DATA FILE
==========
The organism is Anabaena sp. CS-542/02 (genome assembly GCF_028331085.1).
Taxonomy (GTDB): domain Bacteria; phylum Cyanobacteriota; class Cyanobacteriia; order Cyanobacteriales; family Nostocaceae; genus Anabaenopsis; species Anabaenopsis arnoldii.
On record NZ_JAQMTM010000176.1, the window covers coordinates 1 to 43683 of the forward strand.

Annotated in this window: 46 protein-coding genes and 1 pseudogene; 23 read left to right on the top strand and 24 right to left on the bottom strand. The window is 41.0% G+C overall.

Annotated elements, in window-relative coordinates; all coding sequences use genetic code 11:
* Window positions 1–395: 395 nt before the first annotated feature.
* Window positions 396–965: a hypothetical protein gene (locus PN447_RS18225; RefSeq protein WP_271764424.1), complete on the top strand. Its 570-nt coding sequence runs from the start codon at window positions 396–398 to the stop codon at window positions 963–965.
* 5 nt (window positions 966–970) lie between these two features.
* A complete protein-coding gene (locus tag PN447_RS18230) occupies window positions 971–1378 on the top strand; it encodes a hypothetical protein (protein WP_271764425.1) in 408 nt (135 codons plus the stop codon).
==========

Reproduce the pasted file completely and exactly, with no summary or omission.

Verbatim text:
The organism is Anabaena sp. CS-542/02 (genome assembly GCF_028331085.1).
Taxonomy (GTDB): domain Bacteria; phylum Cyanobacteriota; class Cyanobacteriia; order Cyanobacteriales; family Nostocaceae; genus Anabaenopsis; species Anabaenopsis arnoldii.
On record NZ_JAQMTM010000176.1, the window covers coordinates 1 to 43683 of the forward strand.

Annotated in this window: 46 protein-coding genes and 1 pseudogene; 23 read left to right on the top strand and 24 right to left on the bottom strand. The window is 41.0% G+C overall.

Annotated elements, in window-relative coordinates; all coding sequences use genetic code 11:
* Window positions 1–395: 395 nt before the first annotated feature.
* Window positions 396–965: a hypothetical protein gene (locus PN447_RS18225; RefSeq protein WP_271764424.1), complete on the top strand. Its 570-nt coding sequence runs from the start codon at window positions 396–398 to the stop codon at window positions 963–965.
* 5 nt (window positions 966–970) lie between these two features.
* A complete protein-coding gene (locus tag PN447_RS18230) occupies window positions 971–1378 on the top strand; it encodes a hypothetical protein (protein WP_271764425.1) in 408 nt (135 codons plus the stop codon).